BLO  88  73  ++ 82  46  0  
BAR  16  19  MGλ*  ND ND  ND  ND  
SAM  48  48 MGκ++ 13  48  44  22  
LAR  73 67  MGκ++ 20  34  0  

Tumor cells were obtained from blood, except for patient BAR in whom a bone marrow aspirate was analyzed.

*

Cytoplasmic Ig.

Circulating lymphoid cells expressed both sIgM and sIgG with similar light chain type in three patients (PAI, SAM, and LAR), but only IgM in patient BLO. In the case of BAR, only a bone marrow aspirate was available, and this had the cytological features of LPL. The tumor cells expressed CD19, and analysis of cytoplasmic Ig showed an IgMGκ+ population. However, in all cases, conclusions concerning dual expression of IgM and IgG were limited by the presence of high serum IgG paraprotein, which may be bound to Fc receptors.32 

VH genes of tumor-derived VH-Cμ and VH-Cγ transcripts.

Identification of expanded tumor-derived VH sequences from repeated identical or closely similar CDR3 “clonal signature” sequences, obtained by PCR/cloning, has been validated previously.33 In all cases, amplification of VHin combination with Cγ yielded repeated sequences with clear CDR3 “clonal signatures” (Table 4). Tumor-derived deduced amino acid sequences are shown in Fig 1. Nucleotide sequences have been deposited in the European Molecular Biology Laboratory (EMBL) database (accession numbers: Z95481-95487). Other VH sequences obtained were individually different and were likely to be from normal B cells. For all patients, the same VH sequence was also found to predominate in sequences combined to Cμ (Fig 1), indicating derivation of both IgG and IgM from the same original B cell. Most of the tumors used VH genes from the VH3 family (4 of 5), with one out of five from VH1. The CDR3 sequences were short (6-14 amino acids), particularly when compared with typical CLL,11 and a range of JH genes was used, some of which were somatically mutated (Fig 1). There was no evidence for intraclonal variation in any of the tumor-derived sequences. All the IgG products were derived from the IgG1 or IgG2 subclass (data not shown); further assignment could not be made from the limited available length of constant region nucleotides.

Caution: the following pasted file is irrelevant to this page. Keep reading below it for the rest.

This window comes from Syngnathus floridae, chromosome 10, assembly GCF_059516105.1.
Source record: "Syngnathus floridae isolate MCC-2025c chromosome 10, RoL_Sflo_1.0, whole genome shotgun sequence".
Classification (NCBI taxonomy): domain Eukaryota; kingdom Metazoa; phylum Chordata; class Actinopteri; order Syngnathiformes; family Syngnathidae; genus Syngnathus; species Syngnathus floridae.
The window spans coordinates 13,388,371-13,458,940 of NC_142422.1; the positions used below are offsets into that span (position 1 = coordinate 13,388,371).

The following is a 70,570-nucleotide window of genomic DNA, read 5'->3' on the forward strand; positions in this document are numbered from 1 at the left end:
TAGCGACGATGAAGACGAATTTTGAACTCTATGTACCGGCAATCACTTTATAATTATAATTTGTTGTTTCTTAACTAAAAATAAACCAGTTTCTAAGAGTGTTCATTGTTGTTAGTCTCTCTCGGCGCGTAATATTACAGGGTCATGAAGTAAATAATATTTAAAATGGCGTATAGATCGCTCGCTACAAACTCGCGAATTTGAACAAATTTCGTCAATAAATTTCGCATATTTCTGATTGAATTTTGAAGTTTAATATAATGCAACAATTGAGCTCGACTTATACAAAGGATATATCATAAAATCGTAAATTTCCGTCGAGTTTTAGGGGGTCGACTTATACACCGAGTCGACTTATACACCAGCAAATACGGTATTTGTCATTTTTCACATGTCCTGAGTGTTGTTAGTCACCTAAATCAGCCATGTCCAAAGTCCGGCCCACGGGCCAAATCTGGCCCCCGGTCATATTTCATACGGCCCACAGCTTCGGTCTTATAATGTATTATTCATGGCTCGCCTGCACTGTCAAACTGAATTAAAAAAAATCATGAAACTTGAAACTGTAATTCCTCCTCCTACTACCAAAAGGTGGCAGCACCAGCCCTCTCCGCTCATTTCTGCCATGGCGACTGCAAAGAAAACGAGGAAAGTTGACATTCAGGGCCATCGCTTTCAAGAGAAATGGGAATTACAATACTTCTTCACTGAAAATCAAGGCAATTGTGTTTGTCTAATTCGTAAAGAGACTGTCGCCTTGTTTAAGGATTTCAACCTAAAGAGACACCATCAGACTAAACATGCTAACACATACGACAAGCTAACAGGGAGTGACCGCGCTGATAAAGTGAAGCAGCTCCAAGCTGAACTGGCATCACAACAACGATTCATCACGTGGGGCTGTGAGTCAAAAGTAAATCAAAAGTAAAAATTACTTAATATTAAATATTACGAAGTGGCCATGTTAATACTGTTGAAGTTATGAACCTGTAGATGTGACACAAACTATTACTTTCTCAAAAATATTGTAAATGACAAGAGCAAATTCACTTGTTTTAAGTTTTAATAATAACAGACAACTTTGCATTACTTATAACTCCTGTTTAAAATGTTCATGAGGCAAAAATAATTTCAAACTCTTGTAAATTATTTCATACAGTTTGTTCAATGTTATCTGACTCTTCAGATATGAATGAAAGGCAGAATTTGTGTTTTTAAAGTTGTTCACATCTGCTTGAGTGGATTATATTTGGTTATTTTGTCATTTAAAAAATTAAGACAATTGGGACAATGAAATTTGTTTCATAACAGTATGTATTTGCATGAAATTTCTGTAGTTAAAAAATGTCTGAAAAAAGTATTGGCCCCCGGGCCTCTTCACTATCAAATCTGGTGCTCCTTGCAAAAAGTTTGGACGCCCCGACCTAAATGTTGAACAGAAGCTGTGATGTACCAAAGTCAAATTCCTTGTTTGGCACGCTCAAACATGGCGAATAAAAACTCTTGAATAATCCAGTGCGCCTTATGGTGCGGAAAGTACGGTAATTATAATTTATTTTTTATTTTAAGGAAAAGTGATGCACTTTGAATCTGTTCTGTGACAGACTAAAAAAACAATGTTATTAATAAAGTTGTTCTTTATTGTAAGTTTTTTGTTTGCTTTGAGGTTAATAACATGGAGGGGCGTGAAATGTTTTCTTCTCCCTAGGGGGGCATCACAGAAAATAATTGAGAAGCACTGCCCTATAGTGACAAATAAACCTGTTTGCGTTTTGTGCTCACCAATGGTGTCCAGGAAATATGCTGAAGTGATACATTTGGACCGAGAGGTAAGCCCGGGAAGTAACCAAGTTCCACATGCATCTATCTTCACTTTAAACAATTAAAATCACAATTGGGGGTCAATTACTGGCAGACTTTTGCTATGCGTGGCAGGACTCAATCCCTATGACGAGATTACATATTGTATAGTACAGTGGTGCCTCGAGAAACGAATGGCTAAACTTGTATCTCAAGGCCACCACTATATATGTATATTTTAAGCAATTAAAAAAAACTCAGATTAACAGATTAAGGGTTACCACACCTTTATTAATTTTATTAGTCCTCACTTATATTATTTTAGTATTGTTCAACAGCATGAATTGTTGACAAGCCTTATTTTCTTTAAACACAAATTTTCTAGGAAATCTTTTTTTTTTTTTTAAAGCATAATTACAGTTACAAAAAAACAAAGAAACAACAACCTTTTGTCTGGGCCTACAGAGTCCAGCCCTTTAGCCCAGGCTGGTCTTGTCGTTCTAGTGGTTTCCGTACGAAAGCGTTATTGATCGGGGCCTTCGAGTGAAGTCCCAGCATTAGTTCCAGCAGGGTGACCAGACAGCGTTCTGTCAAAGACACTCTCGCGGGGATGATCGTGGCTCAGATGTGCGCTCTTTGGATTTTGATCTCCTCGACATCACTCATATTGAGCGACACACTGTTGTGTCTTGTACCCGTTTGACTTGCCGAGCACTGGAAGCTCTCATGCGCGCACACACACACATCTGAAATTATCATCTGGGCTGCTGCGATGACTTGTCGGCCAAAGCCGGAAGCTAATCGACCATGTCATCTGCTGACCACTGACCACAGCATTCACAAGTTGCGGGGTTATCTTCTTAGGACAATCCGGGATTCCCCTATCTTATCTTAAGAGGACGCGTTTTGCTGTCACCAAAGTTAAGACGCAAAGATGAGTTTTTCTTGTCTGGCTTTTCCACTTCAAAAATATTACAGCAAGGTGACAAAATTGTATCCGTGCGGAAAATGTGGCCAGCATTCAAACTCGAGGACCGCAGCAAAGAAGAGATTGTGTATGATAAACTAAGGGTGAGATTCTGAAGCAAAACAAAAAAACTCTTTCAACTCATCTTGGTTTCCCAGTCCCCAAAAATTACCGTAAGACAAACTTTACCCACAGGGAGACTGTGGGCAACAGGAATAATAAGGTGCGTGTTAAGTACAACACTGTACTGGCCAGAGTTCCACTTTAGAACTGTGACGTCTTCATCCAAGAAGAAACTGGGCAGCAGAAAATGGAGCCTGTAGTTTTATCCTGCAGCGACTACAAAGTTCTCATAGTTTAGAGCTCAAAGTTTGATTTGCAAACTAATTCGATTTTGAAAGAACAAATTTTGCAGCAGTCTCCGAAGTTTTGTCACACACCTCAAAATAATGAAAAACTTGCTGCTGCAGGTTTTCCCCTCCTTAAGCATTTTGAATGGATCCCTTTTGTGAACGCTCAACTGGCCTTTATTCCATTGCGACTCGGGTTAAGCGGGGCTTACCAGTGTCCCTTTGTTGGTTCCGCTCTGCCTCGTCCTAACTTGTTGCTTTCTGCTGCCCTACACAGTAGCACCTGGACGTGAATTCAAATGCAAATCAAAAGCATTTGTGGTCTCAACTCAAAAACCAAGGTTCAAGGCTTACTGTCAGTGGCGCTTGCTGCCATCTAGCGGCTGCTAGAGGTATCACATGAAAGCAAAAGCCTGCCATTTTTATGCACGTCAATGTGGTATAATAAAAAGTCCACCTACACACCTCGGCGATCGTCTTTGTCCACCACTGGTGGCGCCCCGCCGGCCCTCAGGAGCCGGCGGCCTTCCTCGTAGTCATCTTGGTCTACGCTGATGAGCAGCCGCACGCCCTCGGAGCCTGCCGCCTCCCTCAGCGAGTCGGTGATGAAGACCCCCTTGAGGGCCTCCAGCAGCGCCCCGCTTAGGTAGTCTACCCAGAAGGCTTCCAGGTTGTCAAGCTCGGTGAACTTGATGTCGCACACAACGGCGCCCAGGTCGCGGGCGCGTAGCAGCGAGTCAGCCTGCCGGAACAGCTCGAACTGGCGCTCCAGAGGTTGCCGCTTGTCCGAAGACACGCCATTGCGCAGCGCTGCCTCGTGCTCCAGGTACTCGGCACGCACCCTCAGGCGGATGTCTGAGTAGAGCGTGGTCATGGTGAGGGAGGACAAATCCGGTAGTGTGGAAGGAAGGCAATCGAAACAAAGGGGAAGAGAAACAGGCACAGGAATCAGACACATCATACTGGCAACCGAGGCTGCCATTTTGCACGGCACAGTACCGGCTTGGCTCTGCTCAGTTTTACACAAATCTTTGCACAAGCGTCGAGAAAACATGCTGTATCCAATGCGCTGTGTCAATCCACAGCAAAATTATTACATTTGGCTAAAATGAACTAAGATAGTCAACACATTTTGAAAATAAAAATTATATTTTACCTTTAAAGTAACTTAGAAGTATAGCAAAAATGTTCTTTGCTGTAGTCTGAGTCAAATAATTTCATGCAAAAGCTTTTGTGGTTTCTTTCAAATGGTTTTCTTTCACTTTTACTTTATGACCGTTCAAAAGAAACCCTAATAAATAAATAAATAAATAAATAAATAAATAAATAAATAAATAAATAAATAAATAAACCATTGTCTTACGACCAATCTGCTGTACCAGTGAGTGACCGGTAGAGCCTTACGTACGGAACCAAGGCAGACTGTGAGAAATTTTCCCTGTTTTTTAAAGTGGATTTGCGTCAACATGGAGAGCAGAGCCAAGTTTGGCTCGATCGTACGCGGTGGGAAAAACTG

Table 4.

Analysis of Tumor-Derived VH Genes

Patient Ig Class VH Family GL Donor JH% Homology TumorDerived Clones Clones Sequenced
PAI  IgG  VHV3-23  JH5a  88.9  16/22  7  
 IgM1 VH3  V3-23  JH5a  88.9  5/12 5  
 IgM2  VHV4-59  (stop  codon)   5/12  4  
BLO  IgG VH3  V3-7  JH5b  93.2  7/12 7  
 IgM  VH3  V3-7  JH5b 93.2  9/12  6  
BAR  IgG  VH1  V1-46 JH4b  95.9  12/12  12  
 IgM VH1  V1-46  JH4b  95.9  10/10 10  
SAM  IgG  VH3  V3-74 JH6c  90.1  9/9  6  
 IgM VH3  V3-74  JH6c  90.9  6/8 4  
LAR  IgG  VH3  DP-58 JH3b  91.2  6/8  6  
 IgM VH3  DP-58  JH3b  90.5  8/8 
Patient Ig Class VH Family GL Donor JH% Homology TumorDerived Clones Clones Sequenced
PAI  IgG  VHV3-23  JH5a  88.9  16/22  7  
 IgM1 VH3  V3-23  JH5a  88.9  5/12 5  
 IgM2  VHV4-59  (stop  codon)   5/12  4  
BLO  IgG VH3  V3-7  JH5b  93.2  7/12 7  
 IgM  VH3  V3-7  JH5b 93.2  9/12  6  
BAR  IgG  VH1  V1-46 JH4b  95.9  12/12  12  
 IgM VH1  V1-46  JH4b  95.9  10/10 10  
SAM  IgG  VH3  V3-74 JH6c  90.1  9/9  6  
 IgM VH3  V3-74  JH6c  90.9  6/8 4